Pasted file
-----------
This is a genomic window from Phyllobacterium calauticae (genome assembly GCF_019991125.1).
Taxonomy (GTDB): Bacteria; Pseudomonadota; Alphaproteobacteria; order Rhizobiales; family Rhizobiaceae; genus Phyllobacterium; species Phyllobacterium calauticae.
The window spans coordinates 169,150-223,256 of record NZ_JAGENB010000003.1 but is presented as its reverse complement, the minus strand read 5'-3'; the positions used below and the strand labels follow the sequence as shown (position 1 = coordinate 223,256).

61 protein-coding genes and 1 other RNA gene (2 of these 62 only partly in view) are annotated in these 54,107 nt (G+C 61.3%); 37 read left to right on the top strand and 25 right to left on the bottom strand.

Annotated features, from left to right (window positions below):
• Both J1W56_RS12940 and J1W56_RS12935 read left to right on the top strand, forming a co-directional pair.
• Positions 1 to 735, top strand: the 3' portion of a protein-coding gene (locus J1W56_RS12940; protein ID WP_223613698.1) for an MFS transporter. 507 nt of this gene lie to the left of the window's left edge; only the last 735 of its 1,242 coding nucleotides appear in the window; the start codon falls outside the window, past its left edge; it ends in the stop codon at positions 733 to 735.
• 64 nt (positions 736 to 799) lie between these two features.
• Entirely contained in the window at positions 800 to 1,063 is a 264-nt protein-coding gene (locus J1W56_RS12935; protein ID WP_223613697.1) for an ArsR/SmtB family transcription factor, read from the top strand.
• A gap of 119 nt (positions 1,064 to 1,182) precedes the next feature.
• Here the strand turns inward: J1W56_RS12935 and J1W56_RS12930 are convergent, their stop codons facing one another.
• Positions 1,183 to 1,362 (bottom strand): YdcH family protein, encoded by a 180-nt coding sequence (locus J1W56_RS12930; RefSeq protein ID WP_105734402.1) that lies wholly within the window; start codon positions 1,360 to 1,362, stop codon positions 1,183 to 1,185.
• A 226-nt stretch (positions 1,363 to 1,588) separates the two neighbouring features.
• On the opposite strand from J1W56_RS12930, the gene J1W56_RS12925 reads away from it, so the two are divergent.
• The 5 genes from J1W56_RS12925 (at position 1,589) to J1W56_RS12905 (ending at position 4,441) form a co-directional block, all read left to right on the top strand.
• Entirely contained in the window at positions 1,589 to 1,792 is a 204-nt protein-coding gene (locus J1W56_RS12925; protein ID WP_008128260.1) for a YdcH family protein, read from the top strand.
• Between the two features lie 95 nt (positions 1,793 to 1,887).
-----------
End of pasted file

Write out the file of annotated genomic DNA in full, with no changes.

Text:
This is a genomic window from Phyllobacterium calauticae (genome assembly GCF_019991125.1).
Taxonomy (GTDB): Bacteria; Pseudomonadota; Alphaproteobacteria; order Rhizobiales; family Rhizobiaceae; genus Phyllobacterium; species Phyllobacterium calauticae.
The window spans coordinates 169,150-223,256 of record NZ_JAGENB010000003.1 but is presented as its reverse complement, the minus strand read 5'-3'; the positions used below and the strand labels follow the sequence as shown (position 1 = coordinate 223,256).

61 protein-coding genes and 1 other RNA gene (2 of these 62 only partly in view) are annotated in these 54,107 nt (G+C 61.3%); 37 read left to right on the top strand and 25 right to left on the bottom strand.

Annotated features, from left to right (window positions below):
• Both J1W56_RS12940 and J1W56_RS12935 read left to right on the top strand, forming a co-directional pair.
• Positions 1 to 735, top strand: the 3' portion of a protein-coding gene (locus J1W56_RS12940; protein ID WP_223613698.1) for an MFS transporter. 507 nt of this gene lie to the left of the window's left edge; only the last 735 of its 1,242 coding nucleotides appear in the window; the start codon falls outside the window, past its left edge; it ends in the stop codon at positions 733 to 735.
• 64 nt (positions 736 to 799) lie between these two features.
• Entirely contained in the window at positions 800 to 1,063 is a 264-nt protein-coding gene (locus J1W56_RS12935; protein ID WP_223613697.1) for an ArsR/SmtB family transcription factor, read from the top strand.
• A gap of 119 nt (positions 1,064 to 1,182) precedes the next feature.
• Here the strand turns inward: J1W56_RS12935 and J1W56_RS12930 are convergent, their stop codons facing one another.
• Positions 1,183 to 1,362 (bottom strand): YdcH family protein, encoded by a 180-nt coding sequence (locus J1W56_RS12930; RefSeq protein ID WP_105734402.1) that lies wholly within the window; start codon positions 1,360 to 1,362, stop codon positions 1,183 to 1,185.
• A 226-nt stretch (positions 1,363 to 1,588) separates the two neighbouring features.
• On the opposite strand from J1W56_RS12930, the gene J1W56_RS12925 reads away from it, so the two are divergent.
• The 5 genes from J1W56_RS12925 (at position 1,589) to J1W56_RS12905 (ending at position 4,441) form a co-directional block, all read left to right on the top strand.
• Entirely contained in the window at positions 1,589 to 1,792 is a 204-nt protein-coding gene (locus J1W56_RS12925; protein ID WP_008128260.1) for a YdcH family protein, read from the top strand.
• Between the two features lie 95 nt (positions 1,793 to 1,887).